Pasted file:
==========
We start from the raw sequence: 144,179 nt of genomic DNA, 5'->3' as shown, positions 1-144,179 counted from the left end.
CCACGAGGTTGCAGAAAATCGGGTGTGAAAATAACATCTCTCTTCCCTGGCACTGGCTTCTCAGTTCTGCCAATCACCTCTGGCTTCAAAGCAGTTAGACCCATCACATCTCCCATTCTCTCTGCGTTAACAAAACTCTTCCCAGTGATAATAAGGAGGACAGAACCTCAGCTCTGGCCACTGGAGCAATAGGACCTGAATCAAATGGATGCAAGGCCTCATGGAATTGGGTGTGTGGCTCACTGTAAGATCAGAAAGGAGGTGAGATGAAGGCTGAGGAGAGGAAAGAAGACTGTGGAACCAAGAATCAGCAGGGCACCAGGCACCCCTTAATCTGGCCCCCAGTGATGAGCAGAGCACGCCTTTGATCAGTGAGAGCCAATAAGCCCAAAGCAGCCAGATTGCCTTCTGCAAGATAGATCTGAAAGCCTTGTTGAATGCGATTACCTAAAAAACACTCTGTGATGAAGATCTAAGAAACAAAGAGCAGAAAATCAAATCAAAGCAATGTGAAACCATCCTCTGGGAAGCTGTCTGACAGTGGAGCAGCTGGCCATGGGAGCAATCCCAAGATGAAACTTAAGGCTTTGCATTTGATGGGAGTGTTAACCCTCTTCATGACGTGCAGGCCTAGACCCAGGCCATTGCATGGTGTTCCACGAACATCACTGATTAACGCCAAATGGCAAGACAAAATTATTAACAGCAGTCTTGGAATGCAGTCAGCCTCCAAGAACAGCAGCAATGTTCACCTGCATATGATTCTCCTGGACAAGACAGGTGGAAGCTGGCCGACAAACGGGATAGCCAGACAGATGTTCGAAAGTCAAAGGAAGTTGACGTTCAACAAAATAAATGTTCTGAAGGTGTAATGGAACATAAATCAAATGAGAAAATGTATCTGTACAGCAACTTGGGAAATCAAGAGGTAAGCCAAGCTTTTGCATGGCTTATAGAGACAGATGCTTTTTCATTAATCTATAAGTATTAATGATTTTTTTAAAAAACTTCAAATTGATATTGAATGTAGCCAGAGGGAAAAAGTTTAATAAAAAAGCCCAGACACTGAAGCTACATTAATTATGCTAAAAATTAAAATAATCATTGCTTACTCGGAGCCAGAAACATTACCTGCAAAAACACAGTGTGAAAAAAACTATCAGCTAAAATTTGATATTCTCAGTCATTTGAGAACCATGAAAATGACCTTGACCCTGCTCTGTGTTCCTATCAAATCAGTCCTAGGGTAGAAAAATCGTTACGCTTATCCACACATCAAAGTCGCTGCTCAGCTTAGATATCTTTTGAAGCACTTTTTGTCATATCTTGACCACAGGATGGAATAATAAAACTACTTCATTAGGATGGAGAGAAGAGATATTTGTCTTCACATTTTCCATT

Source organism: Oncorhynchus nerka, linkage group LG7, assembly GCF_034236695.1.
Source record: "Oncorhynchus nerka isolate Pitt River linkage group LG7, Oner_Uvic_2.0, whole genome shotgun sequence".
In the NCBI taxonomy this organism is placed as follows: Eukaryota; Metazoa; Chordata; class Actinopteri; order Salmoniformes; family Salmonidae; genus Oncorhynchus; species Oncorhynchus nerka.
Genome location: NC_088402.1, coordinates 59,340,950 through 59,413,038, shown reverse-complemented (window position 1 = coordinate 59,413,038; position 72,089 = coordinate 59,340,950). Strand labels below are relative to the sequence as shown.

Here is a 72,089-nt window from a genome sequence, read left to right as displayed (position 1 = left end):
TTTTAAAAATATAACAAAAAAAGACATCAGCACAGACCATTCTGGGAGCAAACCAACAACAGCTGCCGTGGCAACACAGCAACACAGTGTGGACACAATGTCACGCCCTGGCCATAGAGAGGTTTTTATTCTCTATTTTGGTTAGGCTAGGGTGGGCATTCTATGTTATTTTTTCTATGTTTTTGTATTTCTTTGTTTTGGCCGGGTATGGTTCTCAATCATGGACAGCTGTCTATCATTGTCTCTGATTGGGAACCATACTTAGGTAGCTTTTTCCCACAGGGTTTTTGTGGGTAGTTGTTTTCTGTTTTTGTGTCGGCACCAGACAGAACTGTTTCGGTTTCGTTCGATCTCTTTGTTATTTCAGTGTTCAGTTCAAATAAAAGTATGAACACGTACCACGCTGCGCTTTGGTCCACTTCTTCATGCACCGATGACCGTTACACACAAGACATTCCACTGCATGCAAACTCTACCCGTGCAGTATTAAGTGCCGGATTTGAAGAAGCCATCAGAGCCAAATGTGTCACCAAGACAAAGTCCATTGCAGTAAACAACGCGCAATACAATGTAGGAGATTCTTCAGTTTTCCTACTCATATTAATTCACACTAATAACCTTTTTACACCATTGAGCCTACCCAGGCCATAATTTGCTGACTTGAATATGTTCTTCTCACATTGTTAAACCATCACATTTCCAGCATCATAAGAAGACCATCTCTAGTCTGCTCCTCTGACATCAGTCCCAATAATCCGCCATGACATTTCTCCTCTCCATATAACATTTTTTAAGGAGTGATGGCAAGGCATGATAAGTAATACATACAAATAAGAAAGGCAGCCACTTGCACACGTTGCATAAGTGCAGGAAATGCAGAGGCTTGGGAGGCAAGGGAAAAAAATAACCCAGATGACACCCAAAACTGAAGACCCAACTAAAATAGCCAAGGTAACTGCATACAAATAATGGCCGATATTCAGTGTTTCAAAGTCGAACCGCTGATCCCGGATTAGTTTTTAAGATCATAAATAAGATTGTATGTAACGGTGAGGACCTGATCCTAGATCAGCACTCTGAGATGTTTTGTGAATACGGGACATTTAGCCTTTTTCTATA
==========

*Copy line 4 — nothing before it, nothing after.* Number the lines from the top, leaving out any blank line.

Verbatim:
Source record: "Oncorhynchus nerka isolate Pitt River linkage group LG7, Oner_Uvic_2.0, whole genome shotgun sequence".